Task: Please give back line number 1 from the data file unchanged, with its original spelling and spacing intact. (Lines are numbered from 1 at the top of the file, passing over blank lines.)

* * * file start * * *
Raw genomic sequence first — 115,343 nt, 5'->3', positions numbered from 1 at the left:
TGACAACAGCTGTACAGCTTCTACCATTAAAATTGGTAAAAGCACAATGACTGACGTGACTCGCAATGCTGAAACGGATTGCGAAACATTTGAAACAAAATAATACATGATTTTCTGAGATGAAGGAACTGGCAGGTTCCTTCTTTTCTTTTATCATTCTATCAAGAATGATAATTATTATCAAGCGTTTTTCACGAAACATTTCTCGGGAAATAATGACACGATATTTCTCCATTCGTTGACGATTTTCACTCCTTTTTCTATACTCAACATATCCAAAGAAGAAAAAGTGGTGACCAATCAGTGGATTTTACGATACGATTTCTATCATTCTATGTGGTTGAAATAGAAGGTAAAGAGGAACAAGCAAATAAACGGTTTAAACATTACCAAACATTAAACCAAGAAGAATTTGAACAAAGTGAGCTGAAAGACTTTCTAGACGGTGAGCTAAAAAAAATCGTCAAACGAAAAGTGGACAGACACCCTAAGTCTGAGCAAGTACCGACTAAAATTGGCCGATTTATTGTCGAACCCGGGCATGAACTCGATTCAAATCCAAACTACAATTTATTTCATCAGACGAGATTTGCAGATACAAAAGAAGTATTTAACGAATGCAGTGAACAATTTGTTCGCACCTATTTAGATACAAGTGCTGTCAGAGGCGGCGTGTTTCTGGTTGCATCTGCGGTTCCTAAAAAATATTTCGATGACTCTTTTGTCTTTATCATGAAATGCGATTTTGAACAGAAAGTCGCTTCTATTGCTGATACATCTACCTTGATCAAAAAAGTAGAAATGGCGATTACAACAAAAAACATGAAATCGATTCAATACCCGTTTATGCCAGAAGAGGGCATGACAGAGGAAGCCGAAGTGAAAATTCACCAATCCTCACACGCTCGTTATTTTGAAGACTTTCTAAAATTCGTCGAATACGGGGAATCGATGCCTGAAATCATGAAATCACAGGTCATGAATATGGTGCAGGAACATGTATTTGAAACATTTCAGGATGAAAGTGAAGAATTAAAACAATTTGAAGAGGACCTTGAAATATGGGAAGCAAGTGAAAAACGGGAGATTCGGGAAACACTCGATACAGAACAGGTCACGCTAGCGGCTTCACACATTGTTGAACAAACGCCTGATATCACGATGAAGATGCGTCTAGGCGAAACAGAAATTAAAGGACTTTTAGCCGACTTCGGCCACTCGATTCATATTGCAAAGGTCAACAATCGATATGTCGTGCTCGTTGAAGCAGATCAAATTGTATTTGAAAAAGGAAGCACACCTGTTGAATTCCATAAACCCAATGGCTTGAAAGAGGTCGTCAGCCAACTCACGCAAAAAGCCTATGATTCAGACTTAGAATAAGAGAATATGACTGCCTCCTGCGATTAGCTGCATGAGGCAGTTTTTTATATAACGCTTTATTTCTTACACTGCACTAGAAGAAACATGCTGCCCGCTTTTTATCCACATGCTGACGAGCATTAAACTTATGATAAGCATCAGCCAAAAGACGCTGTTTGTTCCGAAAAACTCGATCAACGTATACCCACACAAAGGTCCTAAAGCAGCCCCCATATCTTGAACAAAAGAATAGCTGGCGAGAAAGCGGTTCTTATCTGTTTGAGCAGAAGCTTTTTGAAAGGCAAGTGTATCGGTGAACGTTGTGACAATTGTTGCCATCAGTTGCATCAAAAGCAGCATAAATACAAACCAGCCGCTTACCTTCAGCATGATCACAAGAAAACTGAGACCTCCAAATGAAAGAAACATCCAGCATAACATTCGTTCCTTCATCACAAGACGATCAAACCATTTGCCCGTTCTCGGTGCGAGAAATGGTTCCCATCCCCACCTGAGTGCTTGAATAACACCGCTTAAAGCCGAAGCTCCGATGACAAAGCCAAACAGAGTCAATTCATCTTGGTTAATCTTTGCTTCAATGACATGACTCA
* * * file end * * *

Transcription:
Raw genomic sequence first — 115,343 nt, 5'->3', positions numbered from 1 at the left: